What do you think? All those reports of mayors abandoning the cause and all those other reports about mayors who were criminals themselves, were what, exaggerations I suppose? I'm sure they were true, it's just the way they were presented you'd have thought the whole operation was about to fold.

Do you agree with Sebastian that this is a movement which could enjoy a certain success? Do you agree with his underlying idea that the MAIG has longer range goals, bigger than the ones presented currently? Is that something to worry about for gun owners?

Please leave a comment.

Supreme Court to Rule on Gun Rights

Thanks to my big friend George I was able to read this Reuters article published in the New York Times. As expected after the Chicago ruling earlier this year, which upheld that city's ban on handguns, the Supreme Court has confirmed they will rule on the question of States' rights to administer gun control.

The Supreme Court will decide whether the constitutional right of individuals to own firearms trumps state and local laws, reviving the legal battle over gun rights in America.

The high court said Wednesday it agreed to decide the reach of its landmark ruling last year that the Second Amendment of the U.S. Constitution guaranteed an individual right to own guns and use them for lawful purposes like self-defense in the home.

The upcoming decision will be very import in clarifying and confirming the accepted interpretation of DC vs. Heller, that state and local laws do not violate the spirit of the 2nd Amendment.

The court last year prohibited the federal government from imposing certain restrictions, but it left unclear whether the right also applied to state and local gun control laws.

The Supreme Court said in a brief order it would settle that question by ruling in a dispute over a strict gun control law in Chicago.

I don't know about you, but I'm getting all excited already. One of our newest regular commenters, VOR, has me pegged.

What's your opinion? Is this as important as it sounds? Could this be a landmark decision in the debate about the individual vs. collective interpretation of the 2nd Amendment?

What do you think? Please leave a comment.

Wednesday, September 30, 2009

Arizona Concealed Carry in Bars

The Arizona Republic site reports on the law which goes into effect today allowing concealed carry permit holders to enter bars and restaurants where alcohol is served, as long as they don't drink themselves.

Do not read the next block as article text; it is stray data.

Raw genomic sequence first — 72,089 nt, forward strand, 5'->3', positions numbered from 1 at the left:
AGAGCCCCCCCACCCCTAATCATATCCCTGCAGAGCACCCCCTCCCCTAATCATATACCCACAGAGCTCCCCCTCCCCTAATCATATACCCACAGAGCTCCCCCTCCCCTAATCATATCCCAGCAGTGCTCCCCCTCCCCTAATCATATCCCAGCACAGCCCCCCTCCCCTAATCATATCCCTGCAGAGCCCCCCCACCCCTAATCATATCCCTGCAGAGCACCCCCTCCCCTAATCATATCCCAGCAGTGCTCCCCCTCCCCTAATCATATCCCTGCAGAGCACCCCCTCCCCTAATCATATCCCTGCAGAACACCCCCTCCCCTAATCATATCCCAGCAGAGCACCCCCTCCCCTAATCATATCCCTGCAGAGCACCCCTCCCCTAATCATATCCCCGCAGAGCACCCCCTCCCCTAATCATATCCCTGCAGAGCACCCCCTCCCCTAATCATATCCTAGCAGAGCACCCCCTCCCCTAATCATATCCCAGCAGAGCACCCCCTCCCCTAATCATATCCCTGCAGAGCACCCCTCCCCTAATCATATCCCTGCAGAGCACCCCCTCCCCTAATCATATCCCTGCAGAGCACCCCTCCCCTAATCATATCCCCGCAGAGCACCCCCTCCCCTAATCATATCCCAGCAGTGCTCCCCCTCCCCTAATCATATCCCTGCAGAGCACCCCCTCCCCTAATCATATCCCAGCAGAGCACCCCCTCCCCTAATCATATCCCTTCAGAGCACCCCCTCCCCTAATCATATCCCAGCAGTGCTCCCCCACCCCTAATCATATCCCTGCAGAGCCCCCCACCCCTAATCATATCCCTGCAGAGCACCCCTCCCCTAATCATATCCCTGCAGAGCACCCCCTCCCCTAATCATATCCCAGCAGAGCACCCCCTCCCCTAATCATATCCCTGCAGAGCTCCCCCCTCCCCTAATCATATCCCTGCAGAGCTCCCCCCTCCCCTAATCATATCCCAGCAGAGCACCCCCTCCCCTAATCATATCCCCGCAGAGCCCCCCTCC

Starting Wednesday, those carrying concealed weapons are allowed to enter Arizona's roughly 5,300 establishments licensed to sell alcohol, as long as they don't drink. If those bar and restaurant owners don't want guns on the property, they must post a sign indicating that they are not allowed.

The law only requires one sign be posted in a "conspicuous" place, near the establishment's liquor license. But Al McCarthy, owner of Duke's Sports Bar & Grill in Scottsdale, put up three signs - one for each entrance to his property - "as soon as the bill passed" nearly three months ago.

"I want to make sure there's no confusion as to where this business stands on the issue," McCarthy said. "I have yet to have a customer to tell me they wish I hadn't put up the sign."

The Arizona Department of Liquor Licenses and Control reported that about 1,000 official laminated signs have been ordered. Others have been downloaded and printed for free from the department's web site.

Of course, not all bar and restaurant owners agree with Al McCarthy. Some feel "the presence of those carrying guns legally could deter trouble from those carrying guns illegally."

What's your opinion? Is the idea of good guys with guns outnumbering bad guys with guns a good approach? Wouldn't you expect that to lead to ever-escalating violence? Is it reasonable to think the good guys would win and put the bad guys out of business? And what about the peripheral damage? What about the increase in shootouts that would occur and all the stray bullets flying around? What about the misuse of guns during fights and brawls? What about the famous 10% of lawful gun owners who for one reason or another shouldn't have guns in the first place?

What's your opinion? Please leave a comment.